It’s not uncommon for many students to start a nursing degree with the intent of eventually (or immediately) becoming a nurse practitioner after graduation. However, getting your nurse practitioner’s license is no easy task. It requires advanced education, additional training, and a specialized certification process to practice at this level.
Because the journey from nurse to nurse practitioner is extensive and often very expensive, many choose to work in the nursing field while pursuing their advanced degree. And while some choose to commit to part-time or full-time jobs, an increasing number choose PRN work instead.
What Is PRN Work?
PRN nursing work involves hiring licensed nurses as independent contractors to work specific shifts. PRN stands for “pro re nata,” a Latin term that roughly translates to “as needed.”
In many cases, PRN shits are available to fill vacancies in a healthcare organization’s schedule due to staff shortages or an increased patient load. Sometimes, organizations may hire PRN nurses for one-off projects outside of a healthcare facility. For example, these projects may include vaccinating patients at a pop-up clinic.
Why Nurses Choose PRN Work to Advance Their Careers
Those who want to pursue their nurse practitioners’ licenses are increasingly turning to PRN work, whether it’s right after graduation or after years of working as nurses.
Either way, let’s look at five reasons PRN work is so popular.
1. Get Hands-On Experience
RN degrees include some hands-on clinical experience, but clinical rotations in school are not quite the same as working as a licensed nurse.
As a nurse, you’ll be responsible for more tasks, working with more patients, and doing so more independently—although you’ll still be treating patients under a doctor’s care. This independence gives you a chance to begin recognizing symptoms, strong treatment options for different conditions, and differential diagnoses that you’ll later use as a nurse practitioner yourself. Working PRN gives you real, hands-on experience in fields that you’re interested in. That kind of experience is invaluable, and it helps you develop the skills that you’ll use as a practitioner at the next level.
2. Meet Colleagues at Different Facilities
Networking makes the world go ‘round.
You may not have your nurse practitioner’s license just yet, but you will soon enough. Having experience at different facilities and with different team members is a huge advantage when you are ready to start applying for jobs.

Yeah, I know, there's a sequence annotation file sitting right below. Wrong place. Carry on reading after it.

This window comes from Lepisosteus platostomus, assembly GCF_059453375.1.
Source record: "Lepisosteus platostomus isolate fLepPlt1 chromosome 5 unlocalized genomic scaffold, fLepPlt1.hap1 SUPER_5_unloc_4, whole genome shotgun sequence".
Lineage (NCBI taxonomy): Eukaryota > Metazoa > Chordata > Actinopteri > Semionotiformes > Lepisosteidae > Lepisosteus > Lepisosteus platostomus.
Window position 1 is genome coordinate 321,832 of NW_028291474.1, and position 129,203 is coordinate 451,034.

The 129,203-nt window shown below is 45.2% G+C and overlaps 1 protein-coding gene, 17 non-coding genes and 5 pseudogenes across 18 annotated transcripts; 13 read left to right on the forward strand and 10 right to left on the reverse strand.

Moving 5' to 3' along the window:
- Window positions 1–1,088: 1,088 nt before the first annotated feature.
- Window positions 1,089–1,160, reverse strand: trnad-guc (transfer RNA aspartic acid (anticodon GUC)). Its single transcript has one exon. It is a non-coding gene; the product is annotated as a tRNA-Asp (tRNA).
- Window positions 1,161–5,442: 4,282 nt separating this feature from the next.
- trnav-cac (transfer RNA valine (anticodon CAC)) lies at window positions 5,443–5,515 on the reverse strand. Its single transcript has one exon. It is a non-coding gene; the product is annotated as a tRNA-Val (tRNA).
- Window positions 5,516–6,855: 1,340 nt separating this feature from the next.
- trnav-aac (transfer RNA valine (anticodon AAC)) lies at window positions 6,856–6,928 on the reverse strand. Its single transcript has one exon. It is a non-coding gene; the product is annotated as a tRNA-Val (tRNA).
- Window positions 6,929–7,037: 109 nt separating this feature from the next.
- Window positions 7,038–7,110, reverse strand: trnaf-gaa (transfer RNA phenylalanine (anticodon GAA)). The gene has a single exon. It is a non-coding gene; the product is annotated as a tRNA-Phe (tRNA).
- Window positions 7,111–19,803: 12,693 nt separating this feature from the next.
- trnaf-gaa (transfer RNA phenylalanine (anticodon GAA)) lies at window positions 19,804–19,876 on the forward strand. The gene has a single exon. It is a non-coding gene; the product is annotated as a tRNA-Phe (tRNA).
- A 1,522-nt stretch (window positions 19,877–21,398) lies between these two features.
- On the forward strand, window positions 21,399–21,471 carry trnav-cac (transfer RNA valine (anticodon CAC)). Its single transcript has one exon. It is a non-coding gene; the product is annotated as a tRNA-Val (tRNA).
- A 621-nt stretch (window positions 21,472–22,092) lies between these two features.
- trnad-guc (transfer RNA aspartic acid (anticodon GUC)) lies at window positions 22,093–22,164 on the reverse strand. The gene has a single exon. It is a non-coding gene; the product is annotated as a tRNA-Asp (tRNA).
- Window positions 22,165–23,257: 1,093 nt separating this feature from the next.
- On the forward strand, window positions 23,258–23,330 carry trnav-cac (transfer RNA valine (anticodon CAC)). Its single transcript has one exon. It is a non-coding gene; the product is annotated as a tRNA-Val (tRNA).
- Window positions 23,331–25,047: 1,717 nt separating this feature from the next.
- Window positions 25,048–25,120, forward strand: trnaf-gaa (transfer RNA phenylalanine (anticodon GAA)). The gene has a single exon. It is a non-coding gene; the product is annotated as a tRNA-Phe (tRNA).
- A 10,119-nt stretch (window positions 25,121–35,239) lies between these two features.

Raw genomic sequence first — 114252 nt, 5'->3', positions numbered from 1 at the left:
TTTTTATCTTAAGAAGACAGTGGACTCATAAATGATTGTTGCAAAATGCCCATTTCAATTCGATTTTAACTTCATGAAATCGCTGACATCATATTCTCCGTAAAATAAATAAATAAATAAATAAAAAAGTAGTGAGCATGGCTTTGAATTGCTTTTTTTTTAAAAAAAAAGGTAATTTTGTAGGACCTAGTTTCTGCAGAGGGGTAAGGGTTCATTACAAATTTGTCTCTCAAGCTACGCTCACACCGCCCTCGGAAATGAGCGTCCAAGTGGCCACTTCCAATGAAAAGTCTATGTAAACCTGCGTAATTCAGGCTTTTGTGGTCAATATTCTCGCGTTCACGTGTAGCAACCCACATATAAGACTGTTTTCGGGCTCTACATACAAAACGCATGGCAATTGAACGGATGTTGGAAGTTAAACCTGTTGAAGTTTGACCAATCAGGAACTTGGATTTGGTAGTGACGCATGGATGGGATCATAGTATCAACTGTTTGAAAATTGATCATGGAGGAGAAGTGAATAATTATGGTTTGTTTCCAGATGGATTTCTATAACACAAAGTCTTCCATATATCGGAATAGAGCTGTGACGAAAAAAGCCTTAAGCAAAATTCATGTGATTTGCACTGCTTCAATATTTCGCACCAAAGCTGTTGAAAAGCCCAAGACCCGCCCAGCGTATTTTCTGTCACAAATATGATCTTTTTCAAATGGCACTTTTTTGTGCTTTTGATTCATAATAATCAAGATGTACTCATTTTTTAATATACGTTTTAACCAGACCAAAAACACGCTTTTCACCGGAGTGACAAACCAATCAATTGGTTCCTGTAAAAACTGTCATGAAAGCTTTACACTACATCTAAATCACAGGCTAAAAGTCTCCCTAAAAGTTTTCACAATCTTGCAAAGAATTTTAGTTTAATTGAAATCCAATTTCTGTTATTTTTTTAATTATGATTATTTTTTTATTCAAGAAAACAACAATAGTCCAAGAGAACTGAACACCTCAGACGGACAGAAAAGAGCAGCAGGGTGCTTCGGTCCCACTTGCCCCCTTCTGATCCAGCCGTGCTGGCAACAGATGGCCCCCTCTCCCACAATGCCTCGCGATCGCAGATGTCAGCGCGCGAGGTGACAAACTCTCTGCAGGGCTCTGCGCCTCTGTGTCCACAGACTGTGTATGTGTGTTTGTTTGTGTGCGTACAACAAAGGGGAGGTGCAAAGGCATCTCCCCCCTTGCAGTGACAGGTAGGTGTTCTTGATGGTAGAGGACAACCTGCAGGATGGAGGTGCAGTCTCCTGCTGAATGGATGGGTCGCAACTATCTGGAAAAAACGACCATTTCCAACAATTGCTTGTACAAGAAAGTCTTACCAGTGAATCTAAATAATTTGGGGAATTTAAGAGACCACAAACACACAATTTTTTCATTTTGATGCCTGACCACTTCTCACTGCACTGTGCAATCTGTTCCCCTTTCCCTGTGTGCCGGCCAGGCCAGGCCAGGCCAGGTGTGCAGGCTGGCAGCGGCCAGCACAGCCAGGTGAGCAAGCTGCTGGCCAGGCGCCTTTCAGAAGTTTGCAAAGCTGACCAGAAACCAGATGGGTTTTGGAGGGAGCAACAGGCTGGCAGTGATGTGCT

Work hard and make a good impression. Stay in touch with people, even if it’s just on Facebook or LinkedIn. They might give you a shout when a position is opening up down the road, or they may recommend you to the hiring manager.
3. The Pay Is Great
PRN work, on average, pays a higher hourly rate than many part-time or full-time nursing positions do for the same work.
This higher pay is due to two reasons:
- You’re working as an independent contractor, not an employee, so the employer doesn’t need to pay for taxes or benefits.
- PRN work is often used to fill holes in the schedule resulting from staff shortages.
You will need to keep track of your income and pay taxes on your own, but you can make great money working PRN shifts that fit into your schedule even when classes are at their busiest.
4. Test Out Different Specialties
One of the most exceptional parts of PRN work is the ability to work at different facilities in multiple roles. If you aren’t sure exactly what you’d like to specialize in, PRN work is a great way to find out. Do you prefer working at clinics, hospitals, or long-term care facilities? Does working night shifts or day shifts work better for your lifestyle? Do you thrive in the fast-paced environment of the emergency room (ER), where things are always changing? Love watching surgeons work their magic in the operating room (OR), or would you prefer to help patients recover post-op?
You can learn so much about the types of facilities, teams, and patients you like working with through PRN shifts. It’s much easier to do trial and error with a handful of PRN shifts than it is to sign up for a full-time position only to realize you hate it. This experience can help you assess what you may want to specialize in once you get your license and start your career as a nurse practitioner, so you can start looking for jobs in the fields you’re most interested in.
5. Control Your Schedule & Still Have Time for School
Getting your nurse practitioner’s degree is time-consuming and challenging. The classes, clinical hours, studying, and exams are practically full-time jobs on their own.
One of the best parts of PRN work is the ability to choose the shifts that you’re willing to take. You’re not bound by an employer trying to insist that you work a minimum of four days a week or pull an overnight shift the day before a big exam.
You can make sure that your classes are your first priority and that you’ll never be too overwhelmed with work to get through your degree program.
Final Thoughts: How to Become a Nurse Practitioner with PRN Work
If you already have your RN license, getting started with PRN work is easy. Sign up with a healthcare staffing app like Nursa, and search for available shifts near you. You can see the facility that needs help, information about the shift, and the offered pay. Request the shifts you want, and you’ll likely be able to start working hands-on before you know it.
Excited to get started with PRN shifts while you work on your nurse practitioner’s degree? Get started with Nursa here.